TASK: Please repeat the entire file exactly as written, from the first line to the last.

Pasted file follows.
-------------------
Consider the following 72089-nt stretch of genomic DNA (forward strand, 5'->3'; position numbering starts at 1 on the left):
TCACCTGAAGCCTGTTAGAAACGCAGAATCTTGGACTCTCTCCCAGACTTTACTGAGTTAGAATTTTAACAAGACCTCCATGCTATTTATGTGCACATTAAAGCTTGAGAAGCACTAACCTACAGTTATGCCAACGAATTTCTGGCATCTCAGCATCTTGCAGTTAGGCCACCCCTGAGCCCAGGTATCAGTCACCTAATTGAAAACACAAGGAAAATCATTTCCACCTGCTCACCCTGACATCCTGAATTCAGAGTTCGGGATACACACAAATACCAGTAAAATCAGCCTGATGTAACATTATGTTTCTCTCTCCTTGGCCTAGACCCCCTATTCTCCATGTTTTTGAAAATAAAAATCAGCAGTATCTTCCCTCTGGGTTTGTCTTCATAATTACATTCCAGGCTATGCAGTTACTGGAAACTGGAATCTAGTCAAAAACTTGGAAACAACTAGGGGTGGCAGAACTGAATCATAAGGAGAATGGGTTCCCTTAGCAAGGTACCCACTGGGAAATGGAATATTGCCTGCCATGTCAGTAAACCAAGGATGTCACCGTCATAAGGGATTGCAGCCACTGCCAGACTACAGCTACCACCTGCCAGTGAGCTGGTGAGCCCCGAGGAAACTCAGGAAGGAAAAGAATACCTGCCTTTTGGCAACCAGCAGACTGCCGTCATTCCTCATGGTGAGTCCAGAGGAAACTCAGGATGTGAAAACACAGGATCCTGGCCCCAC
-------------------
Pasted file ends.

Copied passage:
Consider the following 72089-nt stretch of genomic DNA (forward strand, 5'->3'; position numbering starts at 1 on the left):
TCACCTGAAGCCTGTTAGAAACGCAGAATCTTGGACTCTCTCCCAGACTTTACTGAGTTAGAATTTTAACAAGACCTCCATGCTATTTATGTGCACATTAAAGCTTGAGAAGCACTAACCTACAGTTATGCCAACGAATTTCTGGCATCTCAGCATCTTGCAGTTAGGCCACCCCTGAGCCCAGGTATCAGTCACCTAATTGAAAACACAAGGAAAATCATTTCCACCTGCTCACCCTGACATCCTGAATTCAGAGTTCGGGATACACACAAATACCAGTAAAATCAGCCTGATGTAACATTATGTTTCTCTCTCCTTGGCCTAGACCCCCTATTCTCCATGTTTTTGAAAATAAAAATCAGCAGTATCTTCCCTCTGGGTTTGTCTTCATAATTACATTCCAGGCTATGCAGTTACTGGAAACTGGAATCTAGTCAAAAACTTGGAAACAACTAGGGGTGGCAGAACTGAATCATAAGGAGAATGGGTTCCCTTAGCAAGGTACCCACTGGGAAATGGAATATTGCCTGCCATGTCAGTAAACCAAGGATGTCACCGTCATAAGGGATTGCAGCCACTGCCAGACTACAGCTACCACCTGCCAGTGAGCTGGTGAGCCCCGAGGAAACTCAGGAAGGAAAAGAATACCTGCCTTTTGGCAACCAGCAGACTGCCGTCATTCCTCATGGTGAGTCCAGAGGAAACTCAGGATGTGAAAACACAGGATCCTGGCCCCAC